There’s a popular meme circulating on social media at the moment that goes something like this:
Who is driving transformation in your business?
And of course, it’s funny because it’s true.
Organisations around the world are good at talking about transformation. They’re good at making statements to shareholders and the general public about shifting from one state to another, and about embracing the latest method or copying what someone else is doing in the hope that it works for them too. They’re good at forming committees and program teams, and committing money to seemingly unconnected initiatives. But most will fail – some catastrophically so.
The daunting reality of transformation
Indeed, according to one report, only 3% of organisations have actually completed a transformation successfully. Yet the pathway to success is relatively clear: by investing time, money, empathy and effort into defining something that people want to be part of, transformation can be continuous.
The COVID-19 pandemic has hit many businesses in different ways. Some have had to lay off staff, some have had to trim operations, and some got out in front of it and pivoted to something different. Regardless of the situation, the pandemic has provided an opportunity for lasting transformation. It’s an opportunity to understand what worked well, what didn’t and the aspiration of the organisation moving forward.
When workplace transformation is mentioned, it’s the business’s culture that is being discussed; namely, helping people move from the current to the future in a way that excites them and builds anticipation for what lies ahead. Now is always the time to work on culture because as the fresh start effect has shown, it’s when emotional capital from employees is at its highest.
Many organisations will have already started the process of transformation in some form or other, so here are the clearest warning signs that you may be on the wrong track and what you can do to avoid these failings.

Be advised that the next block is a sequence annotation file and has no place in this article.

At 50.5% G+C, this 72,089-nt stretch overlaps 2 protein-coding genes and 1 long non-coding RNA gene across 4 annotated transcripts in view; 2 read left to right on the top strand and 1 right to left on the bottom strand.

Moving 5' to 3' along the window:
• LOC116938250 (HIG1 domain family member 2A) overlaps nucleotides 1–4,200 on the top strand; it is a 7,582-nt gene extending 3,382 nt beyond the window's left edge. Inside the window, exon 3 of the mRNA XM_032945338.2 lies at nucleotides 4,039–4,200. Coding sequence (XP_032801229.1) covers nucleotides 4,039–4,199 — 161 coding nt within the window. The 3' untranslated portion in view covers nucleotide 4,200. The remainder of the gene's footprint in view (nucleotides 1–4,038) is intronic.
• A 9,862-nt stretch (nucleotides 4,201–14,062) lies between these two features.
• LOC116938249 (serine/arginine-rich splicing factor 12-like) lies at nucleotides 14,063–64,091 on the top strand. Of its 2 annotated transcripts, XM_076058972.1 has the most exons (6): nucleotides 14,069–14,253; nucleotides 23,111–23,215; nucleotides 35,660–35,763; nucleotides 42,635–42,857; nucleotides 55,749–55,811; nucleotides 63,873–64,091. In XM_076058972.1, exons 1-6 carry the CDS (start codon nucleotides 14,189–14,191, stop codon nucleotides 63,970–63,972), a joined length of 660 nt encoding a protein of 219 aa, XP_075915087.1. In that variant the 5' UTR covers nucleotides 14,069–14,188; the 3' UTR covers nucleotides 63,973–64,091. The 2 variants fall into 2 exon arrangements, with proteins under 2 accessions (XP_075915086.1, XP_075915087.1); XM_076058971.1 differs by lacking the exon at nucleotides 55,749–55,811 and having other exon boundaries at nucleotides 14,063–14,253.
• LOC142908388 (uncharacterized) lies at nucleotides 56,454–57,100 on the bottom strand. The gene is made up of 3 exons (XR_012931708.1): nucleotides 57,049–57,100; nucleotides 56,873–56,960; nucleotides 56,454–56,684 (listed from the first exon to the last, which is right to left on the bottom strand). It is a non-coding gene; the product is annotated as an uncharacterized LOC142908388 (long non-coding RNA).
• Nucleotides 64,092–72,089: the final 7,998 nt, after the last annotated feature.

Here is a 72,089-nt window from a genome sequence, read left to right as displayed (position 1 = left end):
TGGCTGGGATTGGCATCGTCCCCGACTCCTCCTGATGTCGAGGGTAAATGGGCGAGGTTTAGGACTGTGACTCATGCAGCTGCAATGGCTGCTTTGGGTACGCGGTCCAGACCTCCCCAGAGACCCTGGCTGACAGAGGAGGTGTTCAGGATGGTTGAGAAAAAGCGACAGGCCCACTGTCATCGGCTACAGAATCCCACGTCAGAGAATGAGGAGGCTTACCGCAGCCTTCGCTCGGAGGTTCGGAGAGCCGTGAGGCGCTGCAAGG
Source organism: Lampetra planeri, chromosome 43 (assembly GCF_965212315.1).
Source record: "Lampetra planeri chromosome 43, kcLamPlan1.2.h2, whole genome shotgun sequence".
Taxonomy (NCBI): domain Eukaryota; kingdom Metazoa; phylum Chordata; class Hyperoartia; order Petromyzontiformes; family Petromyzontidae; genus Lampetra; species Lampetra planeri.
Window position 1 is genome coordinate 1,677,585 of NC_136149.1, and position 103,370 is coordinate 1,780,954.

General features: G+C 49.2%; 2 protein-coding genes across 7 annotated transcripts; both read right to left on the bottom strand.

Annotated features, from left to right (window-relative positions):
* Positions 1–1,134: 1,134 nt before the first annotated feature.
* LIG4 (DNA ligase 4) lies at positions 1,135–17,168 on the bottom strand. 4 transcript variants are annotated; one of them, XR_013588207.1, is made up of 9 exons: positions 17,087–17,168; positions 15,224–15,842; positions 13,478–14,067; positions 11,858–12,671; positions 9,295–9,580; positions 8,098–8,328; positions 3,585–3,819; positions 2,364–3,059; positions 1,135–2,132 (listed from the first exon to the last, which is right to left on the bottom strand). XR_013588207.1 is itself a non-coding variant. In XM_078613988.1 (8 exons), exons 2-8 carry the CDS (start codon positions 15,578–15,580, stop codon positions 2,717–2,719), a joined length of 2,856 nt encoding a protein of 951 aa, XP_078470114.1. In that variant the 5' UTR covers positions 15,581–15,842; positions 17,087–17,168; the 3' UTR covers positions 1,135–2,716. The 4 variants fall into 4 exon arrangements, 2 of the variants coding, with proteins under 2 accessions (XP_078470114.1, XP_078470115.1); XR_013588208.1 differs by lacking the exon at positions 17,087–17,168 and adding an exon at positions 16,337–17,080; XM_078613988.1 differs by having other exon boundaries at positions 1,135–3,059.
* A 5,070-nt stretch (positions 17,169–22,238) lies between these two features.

Senior managers aren’t role models for change
After an extensive survey into change projects, McKinsey found that many transformations fail because "senior managers don’t act as role models for change or because people in the organisation defend the status quo". This is my experience too, having worked with organisations around the world.
It’s such a shame when this happens, particularly if they’ve created anticipation about a new future state. The staff are excited and there’s widespread agreement on what needs to be done and then – sometimes as quickly as two months later – members of the senior management team have lost interest or have started openly disagreeing about elements of the approach.
As soon as these wounds start to open up, it’s difficult for them to heal unless the CEO holds the people in question to account. This then sends a message that everyone is responsible for transformation success and there can be no open dissention.
Being a role model means being a self-aware, empathetic human being, with a strong set of values and who understands how to create a safe environment that motivates people to success. This means senior managers need to remain true to the redefined culture (see point 2 below) and evolve with everyone else.
Your vision is mundane
In order to transform the culture, you need to redefine what it needs to be before you start any other activity, such as organisation redesign, process change or technology implementation. Too many organisations still don’t get this. They use change managers to try and alter things after the fact and wonder why people won’t let go of the way they do things now.
If the business strategy calls for transformation, then it needs to be accompanied by a new vision of the future state, from which the new culture can be defined. And if that vision is a long, rambling statement of uninspiring nonsense, you can expect the new culture to follow suit.